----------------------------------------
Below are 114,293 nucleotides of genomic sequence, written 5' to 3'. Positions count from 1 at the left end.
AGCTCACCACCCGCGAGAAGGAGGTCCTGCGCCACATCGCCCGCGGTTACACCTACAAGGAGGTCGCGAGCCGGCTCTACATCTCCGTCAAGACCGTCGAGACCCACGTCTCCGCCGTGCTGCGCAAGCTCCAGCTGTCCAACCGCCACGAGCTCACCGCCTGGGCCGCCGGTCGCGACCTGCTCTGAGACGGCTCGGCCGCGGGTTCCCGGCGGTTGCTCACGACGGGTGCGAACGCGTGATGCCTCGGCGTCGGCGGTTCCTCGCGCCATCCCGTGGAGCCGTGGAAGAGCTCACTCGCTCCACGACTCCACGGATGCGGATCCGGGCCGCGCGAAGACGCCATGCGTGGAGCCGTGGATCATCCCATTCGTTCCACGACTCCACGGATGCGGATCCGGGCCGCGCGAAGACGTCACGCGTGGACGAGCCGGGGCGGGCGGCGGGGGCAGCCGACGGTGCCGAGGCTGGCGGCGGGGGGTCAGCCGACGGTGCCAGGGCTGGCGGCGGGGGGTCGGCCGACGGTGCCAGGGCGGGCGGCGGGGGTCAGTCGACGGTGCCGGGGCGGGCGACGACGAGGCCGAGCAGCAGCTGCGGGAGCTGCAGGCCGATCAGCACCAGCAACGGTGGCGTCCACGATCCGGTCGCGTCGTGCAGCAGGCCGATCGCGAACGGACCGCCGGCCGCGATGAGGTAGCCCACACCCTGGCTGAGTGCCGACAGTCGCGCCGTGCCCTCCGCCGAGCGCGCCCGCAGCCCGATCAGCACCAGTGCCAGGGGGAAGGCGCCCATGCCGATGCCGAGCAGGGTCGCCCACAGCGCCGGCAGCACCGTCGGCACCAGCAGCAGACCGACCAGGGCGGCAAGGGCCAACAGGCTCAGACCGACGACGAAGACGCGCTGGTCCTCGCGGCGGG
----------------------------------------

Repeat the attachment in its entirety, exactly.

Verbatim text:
Below are 114,293 nucleotides of genomic sequence, written 5' to 3'. Positions count from 1 at the left end.
AGCTCACCACCCGCGAGAAGGAGGTCCTGCGCCACATCGCCCGCGGTTACACCTACAAGGAGGTCGCGAGCCGGCTCTACATCTCCGTCAAGACCGTCGAGACCCACGTCTCCGCCGTGCTGCGCAAGCTCCAGCTGTCCAACCGCCACGAGCTCACCGCCTGGGCCGCCGGTCGCGACCTGCTCTGAGACGGCTCGGCCGCGGGTTCCCGGCGGTTGCTCACGACGGGTGCGAACGCGTGATGCCTCGGCGTCGGCGGTTCCTCGCGCCATCCCGTGGAGCCGTGGAAGAGCTCACTCGCTCCACGACTCCACGGATGCGGATCCGGGCCGCGCGAAGACGCCATGCGTGGAGCCGTGGATCATCCCATTCGTTCCACGACTCCACGGATGCGGATCCGGGCCGCGCGAAGACGTCACGCGTGGACGAGCCGGGGCGGGCGGCGGGGGCAGCCGACGGTGCCGAGGCTGGCGGCGGGGGGTCAGCCGACGGTGCCAGGGCTGGCGGCGGGGGGTCGGCCGACGGTGCCAGGGCGGGCGGCGGGGGTCAGTCGACGGTGCCGGGGCGGGCGACGACGAGGCCGAGCAGCAGCTGCGGGAGCTGCAGGCCGATCAGCACCAGCAACGGTGGCGTCCACGATCCGGTCGCGTCGTGCAGCAGGCCGATCGCGAACGGACCGCCGGCCGCGATGAGGTAGCCCACACCCTGGCTGAGTGCCGACAGTCGCGCCGTGCCCTCCGCCGAGCGCGCCCGCAGCCCGATCAGCACCAGTGCCAGGGGGAAGGCGCCCATGCCGATGCCGAGCAGGGTCGCCCACAGCGCCGGCAGCACCGTCGGCACCAGCAGCAGACCGACCAGGGCGGCAAGGGCCAACAGGCTCAGACCGACGACGAAGACGCGCTGGTCCTCGCGGCGGG